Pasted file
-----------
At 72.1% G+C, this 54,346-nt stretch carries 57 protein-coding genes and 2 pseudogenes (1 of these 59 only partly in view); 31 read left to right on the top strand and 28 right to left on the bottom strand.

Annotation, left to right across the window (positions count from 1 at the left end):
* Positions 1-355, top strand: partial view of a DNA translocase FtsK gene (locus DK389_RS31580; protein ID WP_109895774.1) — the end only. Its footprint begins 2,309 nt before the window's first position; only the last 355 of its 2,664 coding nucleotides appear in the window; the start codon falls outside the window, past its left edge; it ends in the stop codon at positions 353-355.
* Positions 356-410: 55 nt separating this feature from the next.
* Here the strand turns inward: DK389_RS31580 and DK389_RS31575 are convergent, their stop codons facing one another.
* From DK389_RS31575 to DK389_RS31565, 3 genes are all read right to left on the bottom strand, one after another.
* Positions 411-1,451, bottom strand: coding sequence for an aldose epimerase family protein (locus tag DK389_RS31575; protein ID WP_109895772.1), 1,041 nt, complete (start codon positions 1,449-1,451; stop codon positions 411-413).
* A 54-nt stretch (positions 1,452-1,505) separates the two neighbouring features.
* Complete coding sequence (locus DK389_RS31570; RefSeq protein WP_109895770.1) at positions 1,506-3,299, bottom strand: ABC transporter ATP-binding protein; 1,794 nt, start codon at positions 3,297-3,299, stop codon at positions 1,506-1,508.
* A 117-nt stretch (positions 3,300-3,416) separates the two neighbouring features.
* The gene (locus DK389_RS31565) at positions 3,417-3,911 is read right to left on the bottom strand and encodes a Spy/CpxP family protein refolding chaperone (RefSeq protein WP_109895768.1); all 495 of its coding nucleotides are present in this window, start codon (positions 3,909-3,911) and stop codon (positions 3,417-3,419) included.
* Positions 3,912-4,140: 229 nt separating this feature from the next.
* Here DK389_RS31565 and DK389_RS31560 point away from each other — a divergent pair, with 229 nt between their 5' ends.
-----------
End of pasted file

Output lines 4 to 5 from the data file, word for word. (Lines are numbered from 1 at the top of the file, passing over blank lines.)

* Positions 356-410: 55 nt separating this feature from the next.
* Here the strand turns inward: DK389_RS31580 and DK389_RS31575 are convergent, their stop codons facing one another.